GSIF Weeks 7&8 (3/18/19-3/29/19)

Ten non-obvious assumptions about our target customers (or organizations) that we need to validate:

  1. Families are consuming too much rice because they cannot afford other types of food.
  2. Mothers and children have not had success with or access to other micronutrient treatments, which is why the children are still malnourished.
  3. Mothers feed children under 1 year old 3 times per day and feed a 1-2 year old 4 times per day, so our food product will have ¼ – ⅓ of the required daily nutrients.
  4. Mothers are willing to spend 10-15 cents (around 1,000 Leones) on food for their children under 2 years old.
  5. Mothers are largely influenced by other mothers and women in the household and are less influenced by men/husbands.
  6. They value the opinion of other women in the family and usually go to mother support groups for advice. This could impact the marketing of our product. Would they listen to other mothers over a community health worker?
  7. This is a product mothers would purchase in a market setting for their children.
  8. Mothers would be willing to listen to the value of our product and could be convinced to try it.
  9. The food would require packaging and descriptions that are easy for the customer to follow.
  10. Mothers would be willing to report to CHWs or people at World Hope about the behavior and health of their child after trying/ continuing to eat our foods.

Ten hypotheses about our project that we need to test during fieldwork:

  1. First, young children would be willing to eat our pudding and bouillon product based on its taste and texture.
  2. Our product will be able to improve the health of the child. This is not something we will be able to really examine during fieldwork, but it is something we will have to consider
  3. The child will not have any adverse reactions to our vitamins.
    1. When people consume over the recommended daily amounts of vitamin intake, there are some potential side effects. One worry is that malnourished children that suddenly have access to many different micronutrients will experience these side effects even at low levels, but statistically, this should not be an issue.
  4. Similar to the first list, we hope mothers will be willing to report information about our product’s effect on their children’s health and behavior.
  5. We will be able to find our ingredients at low enough costs and in large enough quantities to manufacture enough of our product at our price point. (This is information we have discussed with employees at World Hope International, but we will need to confirm it on the ground.)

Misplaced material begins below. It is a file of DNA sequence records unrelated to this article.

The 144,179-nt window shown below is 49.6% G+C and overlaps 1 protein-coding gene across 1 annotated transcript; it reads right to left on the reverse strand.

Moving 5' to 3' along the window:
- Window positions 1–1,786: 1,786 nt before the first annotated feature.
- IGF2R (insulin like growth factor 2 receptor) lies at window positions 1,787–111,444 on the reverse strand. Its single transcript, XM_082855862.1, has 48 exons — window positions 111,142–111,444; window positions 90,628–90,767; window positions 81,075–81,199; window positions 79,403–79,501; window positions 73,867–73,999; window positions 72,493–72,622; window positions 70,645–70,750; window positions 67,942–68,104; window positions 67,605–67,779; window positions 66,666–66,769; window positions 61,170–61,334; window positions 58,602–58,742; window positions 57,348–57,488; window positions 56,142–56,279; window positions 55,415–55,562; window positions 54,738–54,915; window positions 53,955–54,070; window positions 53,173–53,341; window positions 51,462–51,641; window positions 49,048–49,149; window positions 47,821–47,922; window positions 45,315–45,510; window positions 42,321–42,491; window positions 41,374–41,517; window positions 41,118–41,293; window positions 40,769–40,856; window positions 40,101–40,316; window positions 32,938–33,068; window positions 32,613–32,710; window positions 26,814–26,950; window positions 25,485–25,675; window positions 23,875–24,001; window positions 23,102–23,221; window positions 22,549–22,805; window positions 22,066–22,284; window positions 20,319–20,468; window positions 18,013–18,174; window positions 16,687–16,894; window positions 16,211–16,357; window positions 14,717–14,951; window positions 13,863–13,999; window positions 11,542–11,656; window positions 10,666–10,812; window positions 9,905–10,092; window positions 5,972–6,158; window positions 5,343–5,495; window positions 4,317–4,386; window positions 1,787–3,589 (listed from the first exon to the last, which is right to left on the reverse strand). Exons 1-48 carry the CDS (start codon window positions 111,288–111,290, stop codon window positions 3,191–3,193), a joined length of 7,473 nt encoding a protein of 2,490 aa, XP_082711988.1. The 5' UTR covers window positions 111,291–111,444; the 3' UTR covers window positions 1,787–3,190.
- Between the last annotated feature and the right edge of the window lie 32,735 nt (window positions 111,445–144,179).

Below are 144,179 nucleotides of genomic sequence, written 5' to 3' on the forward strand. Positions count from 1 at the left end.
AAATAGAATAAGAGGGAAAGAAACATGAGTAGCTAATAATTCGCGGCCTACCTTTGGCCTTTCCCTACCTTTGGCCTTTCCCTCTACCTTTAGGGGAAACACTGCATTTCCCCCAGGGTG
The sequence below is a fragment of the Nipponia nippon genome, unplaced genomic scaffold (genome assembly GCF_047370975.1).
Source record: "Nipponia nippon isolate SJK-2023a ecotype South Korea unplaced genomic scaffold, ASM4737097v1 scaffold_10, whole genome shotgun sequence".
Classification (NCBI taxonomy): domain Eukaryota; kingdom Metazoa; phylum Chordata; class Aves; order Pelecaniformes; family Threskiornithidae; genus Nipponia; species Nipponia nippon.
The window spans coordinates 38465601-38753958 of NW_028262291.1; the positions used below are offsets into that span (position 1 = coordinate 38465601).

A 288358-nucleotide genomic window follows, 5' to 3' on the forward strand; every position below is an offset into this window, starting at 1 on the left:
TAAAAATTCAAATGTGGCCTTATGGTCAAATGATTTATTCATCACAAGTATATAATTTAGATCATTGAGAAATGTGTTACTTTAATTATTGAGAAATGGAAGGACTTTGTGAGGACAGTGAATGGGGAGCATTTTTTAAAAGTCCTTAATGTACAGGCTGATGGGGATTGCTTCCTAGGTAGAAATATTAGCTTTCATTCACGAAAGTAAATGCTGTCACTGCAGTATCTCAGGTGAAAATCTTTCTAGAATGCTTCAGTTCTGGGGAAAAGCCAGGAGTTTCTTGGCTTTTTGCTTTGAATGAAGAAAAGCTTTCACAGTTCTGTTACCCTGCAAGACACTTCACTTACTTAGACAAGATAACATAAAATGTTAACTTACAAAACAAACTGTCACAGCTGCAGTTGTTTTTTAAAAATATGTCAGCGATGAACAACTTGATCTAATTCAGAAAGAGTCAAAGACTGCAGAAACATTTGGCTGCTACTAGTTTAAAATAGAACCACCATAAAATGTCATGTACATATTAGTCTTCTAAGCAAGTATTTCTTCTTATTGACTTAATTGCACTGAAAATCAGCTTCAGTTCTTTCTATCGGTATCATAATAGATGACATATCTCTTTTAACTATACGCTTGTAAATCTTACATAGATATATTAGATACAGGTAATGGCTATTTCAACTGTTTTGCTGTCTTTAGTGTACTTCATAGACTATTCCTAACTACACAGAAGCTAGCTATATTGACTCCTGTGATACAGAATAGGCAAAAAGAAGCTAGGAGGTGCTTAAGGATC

6. Either employees or CHWs would be willing to help mothers and children use and learn the benefits of our product.
  7. Women will be willing and able to manufacture and sell our product in the marketplace.
  8. Children are not getting other micronutrients throughout the day. We are assuming children don’t get nutrients from any of the other foods they are eating, so our nutrient content will be optimized so it can be fed to children at each meal.
  9. Women will require adequate training in order to make and sell our product.
  10. Any ingredients that cannot be found in markets, like supplements, could be imported and used in our manufacturing process.
  11. Families would be willing to try a new bouillon cube in place of Maggi cubes.

What I bring to the team and how my own strengths and weaknesses have changed over the course of the class:

I think I help to bring an open mindedness to our team. I may think my ideas are great and practical, but so could everyone else, and I’m well aware of that. With that being said, I’m not afraid to stand up for the ideas I have or the direction I think we should go. I have been exposed to different leadership roles throughout high school and college that have prepared me for the organization and work of this course. This semester, I’ve been lucky to have learned what it’s like to work on a real, functioning team of members that pull their own weight. I’ve always been someone who is kind of loud and takes charge, and in the past, I’ve had to pull a lot of weight when others slacked. This semester has been great because every team member is responsible and proactive about research and design concepts, which has helped me become a better listener in a group setting. I think I still have room to grow as a team member, but I really like our group’s dynamic.

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